SUPREMES/I Hear a Symphony expanded edition: The continuing series of geek sized expanded editions of classic Supremes album rolls through another entry in the canon, and while this completeness might only be aimed at geeks and northern soul fans, this series continues to be a major historical under taking as you get a prism like view at an album and it's times. With complete stereo and mono editions and mixes, the vaults were scoured for versions that were never used---and the hunt was successful. The look at the times the times on disc two includes a complete show recorded in Detroit contemporaneously and even a song from the original session that didn't meet Motown quality control (ha!). The music itself is timeless and wonderful as the group was in prime rubber meets the road fashion. For a record that's older than your parents, it sounds younger than springtime and is ripe for remastered enjoyment.
LOUIS ARMSTRONG & THE ALL STARS/Satchmo at Symphony Hall 65th Anniversary-The Complete Performances: Originally recorded and 1947 and not released until 1951, this is the stuff. None of those "Hello Dolly" imitations you did as a kid were lurking here when even the guy credited with being one of the inventors of jazz found he had a shelf date and had to do what he had to do. With a crew of names hat are only known to moldy figs today, once upon a time, before radio consultants and marketing jackals redefined the shape of jazz, these guys were pouring it on with passion and fervor that comes through today. The first time all the tapes form this concert have been assembled, reassembled, remastered and presented as a whole, this is one of those landmark records that needed to escape from the vaults, especially before public domain releasing companies got their hands on what was extant and watered it down while patting themselves on the back for restoring the lost. Two cds ain't enough to hold all this wonderful jazz, but that's all there is. AS a special bonus to snotty kids, there's even better stuff here to imitate than "Hello Dolly" Get cracking.
GRP 30-The Digital Master Company 30th Anniversary/various: Jesus Christ, ,kids, settle down, this is a souvenir, not a definitive statement. If you're pissed that there's no Diana Krall, no Special EFX and no who ever else you wanted, there's always room for a volume 2 in this world. The only jazz label this side of CTI to be as hated as much as it is loved for trying to expand the audience for jazz and bringing it to the lifestyle table, GRP started out with good attitudes and humble beginnings in Dave Grusin's one bedroom apartment, got kick started by outside investors that looked ahead at the end game that would come form successfully taking the digital recording high ground (when such a thing was still a novelty) and making good music for the masses. A nice collection of jazz household names and those that would become so from this launch pad, this 30 track cross section is compiled in such a way that the original lifestyle agenda is fully realized. Celebrating the 30th anni of a label that's basically been a ghost for the last 15 years, the music holds up as well as the soundtracks label founder Dave Grusin was doing 40 years ago. So there. And it's ok to admit you like CTI as well.
FRANK ZAPPA/Joe's Garage Acts I, II, III: What a way to end the 70s. Zappa had a few tour de force multi disc albums where he really let the fur fly and satisfied anyone who missed his classic dada/comedy albums. While dada in general seemed to passed with the 60s generation graduating college, Zappa saw what was coming and came down hard on the foes of creativity here, only five years before he locked horns with the PMRC. A classic for malcontents of all ages, the comedy, the commentary, the music--it's all right on point. Timeless, like a real classic should be, this is essential Zappa that can be a focal point for anyone that hopped on at any point. Killer stuff.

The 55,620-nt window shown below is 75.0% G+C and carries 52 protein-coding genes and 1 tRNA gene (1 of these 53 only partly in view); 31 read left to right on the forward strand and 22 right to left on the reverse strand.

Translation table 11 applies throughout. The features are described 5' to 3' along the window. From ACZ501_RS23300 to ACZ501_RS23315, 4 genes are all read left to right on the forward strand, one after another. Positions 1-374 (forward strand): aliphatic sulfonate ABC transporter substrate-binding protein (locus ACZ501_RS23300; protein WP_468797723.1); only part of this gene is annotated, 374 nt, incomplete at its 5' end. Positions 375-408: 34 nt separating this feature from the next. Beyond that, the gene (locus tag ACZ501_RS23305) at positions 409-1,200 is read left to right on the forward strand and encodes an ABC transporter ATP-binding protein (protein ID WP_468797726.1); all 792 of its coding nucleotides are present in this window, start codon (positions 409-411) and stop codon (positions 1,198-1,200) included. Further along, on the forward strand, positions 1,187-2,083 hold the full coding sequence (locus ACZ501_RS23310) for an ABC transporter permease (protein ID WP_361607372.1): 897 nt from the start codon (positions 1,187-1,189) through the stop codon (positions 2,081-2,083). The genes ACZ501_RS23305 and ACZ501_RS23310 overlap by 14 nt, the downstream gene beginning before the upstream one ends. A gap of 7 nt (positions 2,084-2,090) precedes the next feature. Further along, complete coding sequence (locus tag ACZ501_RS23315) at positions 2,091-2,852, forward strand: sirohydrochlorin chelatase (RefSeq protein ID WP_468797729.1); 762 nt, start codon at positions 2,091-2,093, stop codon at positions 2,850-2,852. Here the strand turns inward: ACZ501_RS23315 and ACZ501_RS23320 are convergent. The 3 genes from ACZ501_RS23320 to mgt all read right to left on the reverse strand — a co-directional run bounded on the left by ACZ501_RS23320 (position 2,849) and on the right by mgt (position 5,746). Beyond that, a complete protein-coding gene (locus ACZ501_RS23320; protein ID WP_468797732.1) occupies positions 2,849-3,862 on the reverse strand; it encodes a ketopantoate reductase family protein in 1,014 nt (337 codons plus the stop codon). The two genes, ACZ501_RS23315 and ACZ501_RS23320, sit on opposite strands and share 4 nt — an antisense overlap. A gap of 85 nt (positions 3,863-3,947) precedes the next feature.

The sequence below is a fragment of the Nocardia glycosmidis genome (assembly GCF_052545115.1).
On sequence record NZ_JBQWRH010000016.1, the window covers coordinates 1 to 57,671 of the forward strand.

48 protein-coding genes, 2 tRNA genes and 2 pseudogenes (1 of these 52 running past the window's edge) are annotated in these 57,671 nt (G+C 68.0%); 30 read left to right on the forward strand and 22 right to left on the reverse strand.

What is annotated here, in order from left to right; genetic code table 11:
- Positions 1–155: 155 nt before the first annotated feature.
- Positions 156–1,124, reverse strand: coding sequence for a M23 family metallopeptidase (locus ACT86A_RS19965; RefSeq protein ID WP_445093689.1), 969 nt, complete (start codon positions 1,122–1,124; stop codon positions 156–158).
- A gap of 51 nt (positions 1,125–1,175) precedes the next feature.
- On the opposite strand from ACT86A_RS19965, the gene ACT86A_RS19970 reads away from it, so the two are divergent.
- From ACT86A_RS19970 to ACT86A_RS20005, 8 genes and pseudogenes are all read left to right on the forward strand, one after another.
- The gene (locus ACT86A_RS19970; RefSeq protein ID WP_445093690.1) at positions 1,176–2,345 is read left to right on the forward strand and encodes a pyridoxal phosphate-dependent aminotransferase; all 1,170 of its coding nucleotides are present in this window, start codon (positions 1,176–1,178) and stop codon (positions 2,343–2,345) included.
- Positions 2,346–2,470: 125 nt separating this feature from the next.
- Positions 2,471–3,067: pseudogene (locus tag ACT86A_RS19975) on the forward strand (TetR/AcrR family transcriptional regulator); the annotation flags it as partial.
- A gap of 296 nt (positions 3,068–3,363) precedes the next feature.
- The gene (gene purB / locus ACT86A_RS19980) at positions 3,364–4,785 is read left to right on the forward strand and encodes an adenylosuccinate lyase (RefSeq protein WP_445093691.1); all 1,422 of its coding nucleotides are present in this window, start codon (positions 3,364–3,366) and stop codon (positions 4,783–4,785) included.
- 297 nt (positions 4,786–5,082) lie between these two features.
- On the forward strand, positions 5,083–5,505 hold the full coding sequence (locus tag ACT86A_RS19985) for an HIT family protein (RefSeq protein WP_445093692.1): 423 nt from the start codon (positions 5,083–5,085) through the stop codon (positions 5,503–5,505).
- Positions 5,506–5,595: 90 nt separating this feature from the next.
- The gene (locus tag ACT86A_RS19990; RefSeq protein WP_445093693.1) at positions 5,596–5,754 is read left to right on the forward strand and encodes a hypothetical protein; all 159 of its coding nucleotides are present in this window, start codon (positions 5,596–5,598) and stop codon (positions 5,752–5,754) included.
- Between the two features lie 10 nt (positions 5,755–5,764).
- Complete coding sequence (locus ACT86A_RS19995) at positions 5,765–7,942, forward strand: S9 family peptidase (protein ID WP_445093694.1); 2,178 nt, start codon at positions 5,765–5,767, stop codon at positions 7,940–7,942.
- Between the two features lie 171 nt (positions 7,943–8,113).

FRANK ZAPPA/Them or Us: Another 80s Zappa stew of comedy and licks that satisfies. Even if they can't all be great, when it's pretty god damned good, you can be sure that it's well more than pretty good. Some people feel this album is a breather, and they might be right, and there's nothing wrong with that. It doesn't have to be the first Zappa album you pick up but it certainly is a mistake not to have it around.
FRANK ZAPPA/Ship Arriving Too Late to Save a Drowning Witch: No matter which Zappa you know, everybody knows "Valley Girl", the song that unleashed Moon Zappa and her pals lingo on an unsuspecting world that has been gagging on spoons ever since. A nice, solid Zappa entry that just happened to send him into the top 40 with hell not even having to freeze over.
FRANK ZAPPA/One Size Fits All: Proof that Zappa existed in his own time zone in that this edition of the Mothers had George Duke and Johnny Watson onboard. Some people call it Zappa's jazz/rock period but really, it just sounds like Zappa fusing jazz, rock and blues together into his own gumbo served from a soul patch on Mars (that might have been recently discovered by the Rover up there recently). While not going for the charts, this mid 70s release is believed to be his apogee work of the time, and while in the end that's only opinion, the opinion doesn't fall that far from the truth. Works like this bolster the retro look that Zappa really was a renaissance man and only the pigeon hold nature of the pop music machine served to work against that. And that's why there are so many true believers. Certainly a set for your collection.
Volume 35/Number 351
October 16, 2012
830 W. Route 22 #144
Lake Zurich, IL., 60047
CHRIS SPECTOR, Editor and Publisher
Copyright 2012 Midwest Record
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